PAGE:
Mitsubishi's Electric Car Achieves 160km Cruising Range

Jan 24, 2008
Tatsuhiko Hayashi, Nikkei Automotive Technology
"i MiEV" test vehicle
"i MiEV" test vehicle
[Click to enlarge image]
Battery under the floor
Battery under the floor
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A battery pack composed of a number of cells in a metal container is mounted on the body with four cross members.
A battery pack composed of a number of cells in a metal container is mounted on the body with four cross members.
[Click to enlarge image]
Meidensha's 47kW motor
Meidensha's 47kW motor
[Click to enlarge image]
Lithium Energy Japan's Li-ion rechargeable battery
Lithium Energy Japan's Li-ion rechargeable battery
[Click to enlarge image]

Mitsubishi Motors Corp unveiled its electric vehicle "i MiEV," which has been remodeled for use in a field test scheduled for February 2007 in cooperation with electric companies throughout Japan.

Compared to the model used in the preliminary test conducted in January 2008, the latest model has a longer cruising range. Mitsubishi will provide a fleet of 40 cars to five electric companies.

Mitsubishi aims to launch mass-production of electric vehicles in 2009. And, in the field test, the company plans to investigate such issues as the "preferable length of time for charging from the viewpoint of users" and "compatibility with rapid rechargers under development by electric companies."

Two major improvements in the new test vehicle are the adoption of new Li-ion rechargeable battery and the cruising range extended from 130 to 160km in the 10-15 Japanese test cycle. The longer range was achieved by the redesigned motor, control system, etc.

In December 2007, Mitsubishi Motors, GS Yuasa Corp and Mitsubishi Corp set up Lithium Energy Japan, a joint company specializing in the development, production and distribution of large Li-ion rechargeable batteries. Lithium Energy Japan plans to produce 200,000 cells (equivalent to the demand for 2,000 units of electric vehicles) in the FY2009.

The test vehicle will mount the new company's battery for the first time. Thus far, Mitsubishi has used a battery manufactured by Litcel in its existing models.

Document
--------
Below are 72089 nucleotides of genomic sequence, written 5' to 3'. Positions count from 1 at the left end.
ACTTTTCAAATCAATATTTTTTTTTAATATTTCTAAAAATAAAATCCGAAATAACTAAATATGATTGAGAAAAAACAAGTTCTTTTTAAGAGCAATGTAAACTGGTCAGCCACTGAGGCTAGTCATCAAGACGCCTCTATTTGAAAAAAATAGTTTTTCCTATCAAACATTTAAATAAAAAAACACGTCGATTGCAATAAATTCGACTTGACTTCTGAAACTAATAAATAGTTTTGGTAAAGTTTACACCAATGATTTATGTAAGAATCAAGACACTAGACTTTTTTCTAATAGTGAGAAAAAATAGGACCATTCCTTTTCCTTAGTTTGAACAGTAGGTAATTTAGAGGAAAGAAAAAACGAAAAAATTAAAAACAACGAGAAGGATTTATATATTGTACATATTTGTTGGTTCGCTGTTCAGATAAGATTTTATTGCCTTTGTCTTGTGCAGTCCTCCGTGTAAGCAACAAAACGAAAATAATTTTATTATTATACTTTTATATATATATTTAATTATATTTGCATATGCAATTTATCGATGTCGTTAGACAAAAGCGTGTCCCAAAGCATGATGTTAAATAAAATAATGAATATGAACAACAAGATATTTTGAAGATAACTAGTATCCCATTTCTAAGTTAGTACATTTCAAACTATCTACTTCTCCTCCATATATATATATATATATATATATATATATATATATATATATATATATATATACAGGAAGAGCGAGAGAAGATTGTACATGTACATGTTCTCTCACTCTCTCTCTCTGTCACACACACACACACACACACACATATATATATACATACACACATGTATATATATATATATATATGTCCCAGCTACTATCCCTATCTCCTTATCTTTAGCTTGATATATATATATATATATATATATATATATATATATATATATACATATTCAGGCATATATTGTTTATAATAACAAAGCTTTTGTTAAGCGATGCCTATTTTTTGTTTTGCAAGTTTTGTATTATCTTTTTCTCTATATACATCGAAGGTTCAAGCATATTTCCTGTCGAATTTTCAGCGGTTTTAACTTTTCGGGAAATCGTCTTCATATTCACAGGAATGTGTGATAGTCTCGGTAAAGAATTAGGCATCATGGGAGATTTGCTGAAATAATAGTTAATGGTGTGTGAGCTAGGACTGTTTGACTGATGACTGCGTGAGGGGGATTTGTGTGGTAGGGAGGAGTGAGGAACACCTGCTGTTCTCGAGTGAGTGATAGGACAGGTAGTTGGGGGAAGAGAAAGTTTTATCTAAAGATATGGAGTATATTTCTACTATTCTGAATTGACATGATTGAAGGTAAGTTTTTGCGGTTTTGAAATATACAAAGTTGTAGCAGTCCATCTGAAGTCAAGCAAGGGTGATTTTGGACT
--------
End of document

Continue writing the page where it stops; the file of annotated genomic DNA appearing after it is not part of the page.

The performance of new battery is the same as that of its predecessor, ie, a voltage of 330V and a capacity of 16kWh. It also has the same setup composed of 22 modules obtained by combining four cells, each of which has a voltage of 3.3V and a current capacity of 50Ah. But the new battery as a whole has a slightly larger capacity, because the variation in capacity of the cells is reduced.

In addition, the new battery uses a cell container made of metal to enhance safety, in contrast to the existing battery that uses a plastic cell container. A Mn-based material is used for the positive electrode in the new battery.

A battery pack is prepared by placing the battery modules composed of 88 cells in total on a plastic tray that has four cross members on its lower side before mounting the pack on the vehicle body. The pack also has a stronger structure. The existing battery modules are placed in an aluminum case directly attached on the vehicle body. Thus, an undesired force is applied on the module in a case of collision.

In the new battery pack, the cross members are designed to receive the force, thereby preventing the modules from being deformed.

The cruising range was prolonged because the company aimed to develop an electric vehicle that runs about 100km with the air conditioner turned on. The company extended the range by improving the motor efficiency and regeneration capability as well as reducing the rolling resistance of tires.

Despite using the same structure as before, ie, an interior permanent magnet (IPM) motor, the company improved the efficiency in the low-speed rotation range. In addition, the amount of regeneration is increased, while reducing the use of friction brakes in the 10-15 Japanese test cycle.

The rolling resistance of tires is also reduced by nearly 10%. The test showed that the vehicle can drive 108 km with the air conditioner turned on to cool the car, and 100km with the heater on.

The company also made efforts to reduce the size and weight of the components in consideration of mass production. For example, the motor size has been reduced by 10% by a reduction in the number of parts. In addition, a rib is installed on the motor housing to reduce kilohertz-order noise. As a result, the radiated noise is reduced by about 5dB(A).

The inverter size is also reduced by 30% by placing the electronic parts closer to one another to increase mounting density. The recharger size is reduced by 10%. The motor and the inverter are manufactured by Meidensha Corp.

The time required to recharge the battery pack is about 14 hours at AC 100V/15A, about 7 hours at AC 200V/15A and about 30 minutes by rapid charging (80% recharge). The company standardized the communication protocol of the rapid recharger before use so that it can also be utilized in Fuji Heavy Industries Ltd's electric vehicle "R1e."